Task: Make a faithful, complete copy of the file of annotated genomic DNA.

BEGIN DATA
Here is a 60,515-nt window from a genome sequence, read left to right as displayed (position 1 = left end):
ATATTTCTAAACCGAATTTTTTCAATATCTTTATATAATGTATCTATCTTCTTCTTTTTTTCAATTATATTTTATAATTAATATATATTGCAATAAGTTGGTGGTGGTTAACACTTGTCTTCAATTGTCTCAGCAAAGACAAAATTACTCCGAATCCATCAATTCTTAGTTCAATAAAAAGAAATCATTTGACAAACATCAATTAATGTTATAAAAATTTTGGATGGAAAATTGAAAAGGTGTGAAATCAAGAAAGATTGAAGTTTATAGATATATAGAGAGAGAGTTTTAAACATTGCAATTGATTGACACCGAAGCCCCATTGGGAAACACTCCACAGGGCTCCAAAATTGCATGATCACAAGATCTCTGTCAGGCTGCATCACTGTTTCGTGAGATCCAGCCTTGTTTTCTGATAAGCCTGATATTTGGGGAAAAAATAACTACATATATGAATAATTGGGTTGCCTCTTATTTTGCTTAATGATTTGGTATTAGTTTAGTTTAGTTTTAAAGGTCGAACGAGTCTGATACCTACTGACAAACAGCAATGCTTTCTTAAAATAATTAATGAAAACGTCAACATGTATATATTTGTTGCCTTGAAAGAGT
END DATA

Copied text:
Here is a 60,515-nt window from a genome sequence, read left to right as displayed (position 1 = left end):
ATATTTCTAAACCGAATTTTTTCAATATCTTTATATAATGTATCTATCTTCTTCTTTTTTTCAATTATATTTTATAATTAATATATATTGCAATAAGTTGGTGGTGGTTAACACTTGTCTTCAATTGTCTCAGCAAAGACAAAATTACTCCGAATCCATCAATTCTTAGTTCAATAAAAAGAAATCATTTGACAAACATCAATTAATGTTATAAAAATTTTGGATGGAAAATTGAAAAGGTGTGAAATCAAGAAAGATTGAAGTTTATAGATATATAGAGAGAGAGTTTTAAACATTGCAATTGATTGACACCGAAGCCCCATTGGGAAACACTCCACAGGGCTCCAAAATTGCATGATCACAAGATCTCTGTCAGGCTGCATCACTGTTTCGTGAGATCCAGCCTTGTTTTCTGATAAGCCTGATATTTGGGGAAAAAATAACTACATATATGAATAATTGGGTTGCCTCTTATTTTGCTTAATGATTTGGTATTAGTTTAGTTTAGTTTTAAAGGTCGAACGAGTCTGATACCTACTGACAAACAGCAATGCTTTCTTAAAATAATTAATGAAAACGTCAACATGTATATATTTGTTGCCTTGAAAGAGT